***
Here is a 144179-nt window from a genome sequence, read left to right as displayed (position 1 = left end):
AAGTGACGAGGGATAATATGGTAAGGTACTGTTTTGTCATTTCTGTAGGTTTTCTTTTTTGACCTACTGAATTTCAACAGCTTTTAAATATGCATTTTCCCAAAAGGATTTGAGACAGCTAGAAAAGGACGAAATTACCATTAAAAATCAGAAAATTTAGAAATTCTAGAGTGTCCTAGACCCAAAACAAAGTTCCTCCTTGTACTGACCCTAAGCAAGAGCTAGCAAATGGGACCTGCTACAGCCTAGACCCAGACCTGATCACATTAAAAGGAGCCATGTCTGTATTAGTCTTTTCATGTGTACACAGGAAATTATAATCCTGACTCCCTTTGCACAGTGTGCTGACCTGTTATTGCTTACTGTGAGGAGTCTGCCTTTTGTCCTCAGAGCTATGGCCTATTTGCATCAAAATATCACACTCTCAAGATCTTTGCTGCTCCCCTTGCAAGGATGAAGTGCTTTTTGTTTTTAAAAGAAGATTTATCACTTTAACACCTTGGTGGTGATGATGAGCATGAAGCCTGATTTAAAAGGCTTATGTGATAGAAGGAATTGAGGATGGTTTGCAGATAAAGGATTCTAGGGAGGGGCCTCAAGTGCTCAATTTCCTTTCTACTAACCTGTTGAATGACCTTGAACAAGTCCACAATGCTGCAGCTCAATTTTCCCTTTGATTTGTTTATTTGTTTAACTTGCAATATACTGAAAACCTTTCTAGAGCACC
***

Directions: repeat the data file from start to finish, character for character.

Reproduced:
Here is a 144179-nt window from a genome sequence, read left to right as displayed (position 1 = left end):
AAGTGACGAGGGATAATATGGTAAGGTACTGTTTTGTCATTTCTGTAGGTTTTCTTTTTTGACCTACTGAATTTCAACAGCTTTTAAATATGCATTTTCCCAAAAGGATTTGAGACAGCTAGAAAAGGACGAAATTACCATTAAAAATCAGAAAATTTAGAAATTCTAGAGTGTCCTAGACCCAAAACAAAGTTCCTCCTTGTACTGACCCTAAGCAAGAGCTAGCAAATGGGACCTGCTACAGCCTAGACCCAGACCTGATCACATTAAAAGGAGCCATGTCTGTATTAGTCTTTTCATGTGTACACAGGAAATTATAATCCTGACTCCCTTTGCACAGTGTGCTGACCTGTTATTGCTTACTGTGAGGAGTCTGCCTTTTGTCCTCAGAGCTATGGCCTATTTGCATCAAAATATCACACTCTCAAGATCTTTGCTGCTCCCCTTGCAAGGATGAAGTGCTTTTTGTTTTTAAAAGAAGATTTATCACTTTAACACCTTGGTGGTGATGATGAGCATGAAGCCTGATTTAAAAGGCTTATGTGATAGAAGGAATTGAGGATGGTTTGCAGATAAAGGATTCTAGGGAGGGGCCTCAAGTGCTCAATTTCCTTTCTACTAACCTGTTGAATGACCTTGAACAAGTCCACAATGCTGCAGCTCAATTTTCCCTTTGATTTGTTTATTTGTTTAACTTGCAATATACTGAAAACCTTTCTAGAGCACC